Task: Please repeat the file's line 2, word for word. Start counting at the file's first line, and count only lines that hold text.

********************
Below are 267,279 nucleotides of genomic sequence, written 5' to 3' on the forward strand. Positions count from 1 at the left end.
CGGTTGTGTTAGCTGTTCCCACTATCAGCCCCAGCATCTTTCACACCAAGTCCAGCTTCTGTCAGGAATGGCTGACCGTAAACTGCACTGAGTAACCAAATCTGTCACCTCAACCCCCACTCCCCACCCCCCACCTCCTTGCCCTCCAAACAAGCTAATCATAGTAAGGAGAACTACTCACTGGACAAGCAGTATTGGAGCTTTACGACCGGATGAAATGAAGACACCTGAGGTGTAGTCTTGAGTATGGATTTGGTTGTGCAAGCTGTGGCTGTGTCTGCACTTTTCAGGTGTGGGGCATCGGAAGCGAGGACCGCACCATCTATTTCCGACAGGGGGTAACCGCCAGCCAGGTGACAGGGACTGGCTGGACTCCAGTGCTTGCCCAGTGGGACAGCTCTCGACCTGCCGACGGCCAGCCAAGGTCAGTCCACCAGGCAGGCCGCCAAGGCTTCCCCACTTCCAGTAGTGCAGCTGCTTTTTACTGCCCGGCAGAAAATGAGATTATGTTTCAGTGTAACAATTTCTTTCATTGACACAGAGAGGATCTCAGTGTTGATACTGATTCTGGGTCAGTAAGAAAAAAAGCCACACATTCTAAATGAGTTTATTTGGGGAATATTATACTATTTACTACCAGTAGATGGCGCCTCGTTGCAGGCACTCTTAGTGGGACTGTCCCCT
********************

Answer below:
CGGTTGTGTTAGCTGTTCCCACTATCAGCCCCAGCATCTTTCACACCAAGTCCAGCTTCTGTCAGGAATGGCTGACCGTAAACTGCACTGAGTAACCAAATCTGTCACCTCAACCCCCACTCCCCACCCCCCACCTCCTTGCCCTCCAAACAAGCTAATCATAGTAAGGAGAACTACTCACTGGACAAGCAGTATTGGAGCTTTACGACCGGATGAAATGAAGACACCTGAGGTGTAGTCTTGAGTATGGATTTGGTTGTGCAAGCTGTGGCTGTGTCTGCACTTTTCAGGTGTGGGGCATCGGAAGCGAGGACCGCACCATCTATTTCCGACAGGGGGTAACCGCCAGCCAGGTGACAGGGACTGGCTGGACTCCAGTGCTTGCCCAGTGGGACAGCTCTCGACCTGCCGACGGCCAGCCAAGGTCAGTCCACCAGGCAGGCCGCCAAGGCTTCCCCACTTCCAGTAGTGCAGCTGCTTTTTACTGCCCGGCAGAAAATGAGATTATGTTTCAGTGTAACAATTTCTTTCATTGACACAGAGAGGATCTCAGTGTTGATACTGATTCTGGGTCAGTAAGAAAAAAAGCCACACATTCTAAATGAGTTTATTTGGGGAATATTATACTATTTACTACCAGTAGATGGCGCCTCGTTGCAGGCACTCTTAGTGGGACTGTCCCCT